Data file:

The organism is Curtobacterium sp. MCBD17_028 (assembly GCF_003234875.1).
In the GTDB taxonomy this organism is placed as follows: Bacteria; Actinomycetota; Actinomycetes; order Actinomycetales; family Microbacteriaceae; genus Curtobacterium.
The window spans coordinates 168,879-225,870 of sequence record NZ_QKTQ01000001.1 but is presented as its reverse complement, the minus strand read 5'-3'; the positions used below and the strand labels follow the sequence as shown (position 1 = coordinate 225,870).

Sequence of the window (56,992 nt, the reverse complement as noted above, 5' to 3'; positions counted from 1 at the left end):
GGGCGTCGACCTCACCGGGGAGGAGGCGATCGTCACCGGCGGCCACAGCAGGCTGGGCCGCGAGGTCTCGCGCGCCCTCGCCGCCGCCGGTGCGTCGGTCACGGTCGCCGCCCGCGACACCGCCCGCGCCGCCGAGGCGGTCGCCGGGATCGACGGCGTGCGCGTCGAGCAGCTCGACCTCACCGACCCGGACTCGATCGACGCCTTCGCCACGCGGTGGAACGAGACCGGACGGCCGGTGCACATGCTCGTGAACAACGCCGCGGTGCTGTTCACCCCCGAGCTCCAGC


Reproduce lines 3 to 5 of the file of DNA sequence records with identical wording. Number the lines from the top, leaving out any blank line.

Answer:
The window spans coordinates 168,879-225,870 of sequence record NZ_QKTQ01000001.1 but is presented as its reverse complement, the minus strand read 5'-3'; the positions used below and the strand labels follow the sequence as shown (position 1 = coordinate 225,870).

Sequence of the window (56,992 nt, the reverse complement as noted above, 5' to 3'; positions counted from 1 at the left end):
GGGCGTCGACCTCACCGGGGAGGAGGCGATCGTCACCGGCGGCCACAGCAGGCTGGGCCGCGAGGTCTCGCGCGCCCTCGCCGCCGCCGGTGCGTCGGTCACGGTCGCCGCCCGCGACACCGCCCGCGCCGCCGAGGCGGTCGCCGGGATCGACGGCGTGCGCGTCGAGCAGCTCGACCTCACCGACCCGGACTCGATCGACGCCTTCGCCACGCGGTGGAACGAGACCGGACGGCCGGTGCACATGCTCGTGAACAACGCCGCGGTGCTGTTCACCCCCGAGCTCCAGC